Numerical solution of elliptic differential equations by reduction to the interface. (English) Zbl 1043.65128

Lecture Notes in Computational Science and Engineering 36. Berlin: Springer (ISBN 3-540-20406-7/pbk). xi, 293 p. (2004).
Let a given domain of an elliptic differential equation be divided into subdomains such that the interfaces between the subdomains belong to a finite element (FE) mesh. When the variables at the nodes in the interior of the subdomains are eliminated (by static condensation), there remains a system of equations that lives on the interfaces. This domain decomposition method is called interface element method by the authors. This name was chosen since the boundary element method (with a splitting into subdomains) leads to equations of a similar structure. – Other methods that are to be mentioned in this context are the substructuring techniques in engineering, the finite element tearing and interconnecting method, and some implementations of the mortar element method.
The first chapter provides a quick review of the theory of the finite element method. Chapter two is concerned with the Poincaré-Steklov operator that will be one main tool of the book. This operator maps the Dirichlet data of a homogeneous elliptic equation to the Neumann data of the solution. In particular an FE discretization of the operator is obtained from the classical FE equations by the elimination of the nodes in the interior. The matrix of the equations is obtained as a Schur complement. The connection with the boundary element method is described only for the continuous equations.
Chapter 3 discusses the preconditioned conjugate gradient method for the equations that live on the interfaces. Chapter 4 considers multilevel methods as space decomposition methods, i.e. as a multilevel Schwarz method. The splitting of the trace spaces is shown to be stable by referring to the splitting of the functions that live in the subdomains.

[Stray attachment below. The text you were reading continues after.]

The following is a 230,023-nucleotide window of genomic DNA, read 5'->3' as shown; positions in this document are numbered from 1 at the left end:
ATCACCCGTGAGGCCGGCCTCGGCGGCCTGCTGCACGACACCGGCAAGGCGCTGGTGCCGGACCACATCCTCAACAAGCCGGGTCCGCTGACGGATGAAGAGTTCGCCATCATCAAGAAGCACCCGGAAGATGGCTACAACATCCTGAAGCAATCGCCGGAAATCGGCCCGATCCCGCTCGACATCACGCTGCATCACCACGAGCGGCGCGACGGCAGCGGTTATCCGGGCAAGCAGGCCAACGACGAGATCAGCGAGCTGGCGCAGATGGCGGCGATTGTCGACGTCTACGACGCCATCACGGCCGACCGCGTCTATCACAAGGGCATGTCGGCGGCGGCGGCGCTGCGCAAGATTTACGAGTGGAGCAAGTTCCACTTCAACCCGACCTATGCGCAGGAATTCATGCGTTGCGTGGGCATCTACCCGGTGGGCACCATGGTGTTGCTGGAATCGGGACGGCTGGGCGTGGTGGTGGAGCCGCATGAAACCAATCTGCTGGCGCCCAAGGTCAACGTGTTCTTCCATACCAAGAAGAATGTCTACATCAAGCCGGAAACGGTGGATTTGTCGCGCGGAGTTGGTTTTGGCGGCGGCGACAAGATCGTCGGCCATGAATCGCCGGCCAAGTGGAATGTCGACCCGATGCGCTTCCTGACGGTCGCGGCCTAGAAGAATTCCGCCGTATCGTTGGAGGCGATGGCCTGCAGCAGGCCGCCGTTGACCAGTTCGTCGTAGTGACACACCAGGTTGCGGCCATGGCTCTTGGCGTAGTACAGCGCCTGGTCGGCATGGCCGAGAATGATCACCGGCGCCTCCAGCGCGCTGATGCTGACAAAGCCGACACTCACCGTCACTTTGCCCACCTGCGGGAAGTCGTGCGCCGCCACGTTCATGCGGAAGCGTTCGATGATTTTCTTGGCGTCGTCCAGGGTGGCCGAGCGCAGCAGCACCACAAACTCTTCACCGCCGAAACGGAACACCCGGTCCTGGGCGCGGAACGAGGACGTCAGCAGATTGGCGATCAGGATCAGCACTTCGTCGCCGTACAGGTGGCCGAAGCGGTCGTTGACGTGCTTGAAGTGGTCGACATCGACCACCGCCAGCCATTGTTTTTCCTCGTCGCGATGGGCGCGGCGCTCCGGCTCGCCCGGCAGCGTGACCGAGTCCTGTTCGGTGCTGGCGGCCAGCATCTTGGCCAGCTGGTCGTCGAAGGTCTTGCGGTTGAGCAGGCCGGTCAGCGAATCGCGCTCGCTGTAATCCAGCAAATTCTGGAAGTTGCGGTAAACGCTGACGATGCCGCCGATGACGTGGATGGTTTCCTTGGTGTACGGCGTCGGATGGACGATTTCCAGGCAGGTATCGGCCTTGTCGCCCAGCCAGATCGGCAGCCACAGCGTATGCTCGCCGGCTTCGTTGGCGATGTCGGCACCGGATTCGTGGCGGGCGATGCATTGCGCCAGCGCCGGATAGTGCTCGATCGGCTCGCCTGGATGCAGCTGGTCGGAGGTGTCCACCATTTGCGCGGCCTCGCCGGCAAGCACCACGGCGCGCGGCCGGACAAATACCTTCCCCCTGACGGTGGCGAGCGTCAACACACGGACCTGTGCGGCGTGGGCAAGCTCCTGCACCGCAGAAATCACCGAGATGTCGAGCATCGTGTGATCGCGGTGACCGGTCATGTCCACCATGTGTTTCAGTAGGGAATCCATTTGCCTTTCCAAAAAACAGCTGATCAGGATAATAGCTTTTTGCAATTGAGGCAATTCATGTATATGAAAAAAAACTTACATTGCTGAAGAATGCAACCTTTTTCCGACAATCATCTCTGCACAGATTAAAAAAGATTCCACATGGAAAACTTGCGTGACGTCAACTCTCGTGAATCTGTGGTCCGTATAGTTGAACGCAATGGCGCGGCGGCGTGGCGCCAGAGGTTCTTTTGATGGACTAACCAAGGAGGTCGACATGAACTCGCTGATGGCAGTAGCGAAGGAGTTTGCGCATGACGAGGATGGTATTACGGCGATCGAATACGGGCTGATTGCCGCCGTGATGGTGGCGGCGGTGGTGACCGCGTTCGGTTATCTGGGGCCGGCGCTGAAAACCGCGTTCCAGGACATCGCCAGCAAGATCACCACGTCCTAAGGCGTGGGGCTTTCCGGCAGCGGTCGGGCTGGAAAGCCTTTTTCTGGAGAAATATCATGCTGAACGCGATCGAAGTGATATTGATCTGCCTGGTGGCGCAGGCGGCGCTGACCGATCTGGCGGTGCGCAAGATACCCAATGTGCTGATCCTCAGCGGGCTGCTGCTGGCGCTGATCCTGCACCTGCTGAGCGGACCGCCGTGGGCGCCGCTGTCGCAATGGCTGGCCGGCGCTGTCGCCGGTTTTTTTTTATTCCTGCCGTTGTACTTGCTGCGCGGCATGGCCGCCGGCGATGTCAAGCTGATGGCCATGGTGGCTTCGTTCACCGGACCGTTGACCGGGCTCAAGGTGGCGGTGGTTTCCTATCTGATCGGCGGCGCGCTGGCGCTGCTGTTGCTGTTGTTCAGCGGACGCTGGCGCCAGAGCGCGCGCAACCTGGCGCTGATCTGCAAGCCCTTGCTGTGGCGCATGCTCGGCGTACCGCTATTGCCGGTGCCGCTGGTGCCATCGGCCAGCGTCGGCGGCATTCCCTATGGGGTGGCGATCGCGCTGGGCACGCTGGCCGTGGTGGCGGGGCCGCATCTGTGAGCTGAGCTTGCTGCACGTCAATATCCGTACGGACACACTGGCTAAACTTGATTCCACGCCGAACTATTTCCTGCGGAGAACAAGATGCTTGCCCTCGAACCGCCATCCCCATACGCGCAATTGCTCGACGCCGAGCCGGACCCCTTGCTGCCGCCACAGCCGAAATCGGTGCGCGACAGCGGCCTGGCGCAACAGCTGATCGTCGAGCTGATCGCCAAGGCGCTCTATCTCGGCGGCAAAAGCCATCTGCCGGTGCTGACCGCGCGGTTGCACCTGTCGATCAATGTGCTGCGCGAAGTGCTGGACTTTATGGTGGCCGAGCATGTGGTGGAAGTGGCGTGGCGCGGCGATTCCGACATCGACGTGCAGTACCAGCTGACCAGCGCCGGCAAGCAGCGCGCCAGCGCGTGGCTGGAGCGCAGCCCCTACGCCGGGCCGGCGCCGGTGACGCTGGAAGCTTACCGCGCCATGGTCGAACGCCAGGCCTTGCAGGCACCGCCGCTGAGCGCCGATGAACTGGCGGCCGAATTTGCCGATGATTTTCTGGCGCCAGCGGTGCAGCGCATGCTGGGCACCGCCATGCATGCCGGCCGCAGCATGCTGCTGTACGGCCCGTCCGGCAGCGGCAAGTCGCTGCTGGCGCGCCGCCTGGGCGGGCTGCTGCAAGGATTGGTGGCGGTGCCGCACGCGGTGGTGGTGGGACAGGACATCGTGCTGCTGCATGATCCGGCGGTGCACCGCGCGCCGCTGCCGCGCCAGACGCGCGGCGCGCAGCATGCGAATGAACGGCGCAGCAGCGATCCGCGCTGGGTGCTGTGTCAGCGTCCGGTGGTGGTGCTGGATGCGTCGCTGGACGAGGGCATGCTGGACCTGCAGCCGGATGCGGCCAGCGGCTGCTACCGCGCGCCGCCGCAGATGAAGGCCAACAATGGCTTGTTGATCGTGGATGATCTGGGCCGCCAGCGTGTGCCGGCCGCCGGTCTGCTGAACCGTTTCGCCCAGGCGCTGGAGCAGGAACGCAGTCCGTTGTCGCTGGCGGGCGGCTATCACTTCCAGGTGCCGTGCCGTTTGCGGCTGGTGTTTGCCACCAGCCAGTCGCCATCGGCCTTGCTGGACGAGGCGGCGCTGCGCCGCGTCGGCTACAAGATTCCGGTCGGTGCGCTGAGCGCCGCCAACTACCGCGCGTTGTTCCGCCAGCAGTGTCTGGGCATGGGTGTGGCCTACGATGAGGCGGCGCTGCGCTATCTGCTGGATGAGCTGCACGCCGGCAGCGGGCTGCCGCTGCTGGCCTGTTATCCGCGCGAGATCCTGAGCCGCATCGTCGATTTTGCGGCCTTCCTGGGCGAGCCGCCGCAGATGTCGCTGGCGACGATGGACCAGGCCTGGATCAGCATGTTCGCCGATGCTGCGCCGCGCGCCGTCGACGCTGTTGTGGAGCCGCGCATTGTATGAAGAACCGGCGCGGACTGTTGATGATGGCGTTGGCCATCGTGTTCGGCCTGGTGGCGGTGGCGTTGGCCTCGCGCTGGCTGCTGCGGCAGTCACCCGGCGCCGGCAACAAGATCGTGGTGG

Chapter 5 focuses on anisotropic coefficients and anisotropies in the geometry. It is shown that preconditioners lead to condition numbers that grow only logarithmically with the number of variables. \(\{\)The reviewer does not see whether the constants are bounded independently of the anisotropy.\(\}\) The robustness with respect to anistropy in the geometry is elucidated by numerical examples for a scalar equation. – {If the method would work also for systems of differential equations, people in solid mechanics would no longer have trouble with locking phenomena like shear locking.}
Chapter 6 deals with the frequency filtering technique, i.e. a technique that was originally introduced by the second author for finite element equations. Chapter 7 describes a representation of the Schur complement by sums of sparse matrices for some model cases. The last two chapters apply the method to the biharmonic equation and the Stokes problem, respectively.
The concept of the book is often as follows: One starts with the variational problem on the given domain and obtains the equations for the interfaces by looking at a Schur complement. So the equations of interest and the properties are obtained in an indirect way. For this reason the reading of the book is not a simple task. The reviewer also regrets that linguistic lapses of the Russian author have not been completely eliminated by the second author.


65N30 Finite element, Rayleigh-Ritz and Galerkin methods for boundary value problems involving PDEs
65N55 Multigrid methods; domain decomposition for boundary value problems involving PDEs
65F10 Iterative numerical methods for linear systems
65F35 Numerical computation of matrix norms, conditioning, scaling
35J25 Boundary value problems for second-order elliptic equations
65-02 Research exposition (monographs, survey articles) pertaining to numerical analysis
35J40 Boundary value problems for higher-order elliptic equations
35Q30 Navier-Stokes equations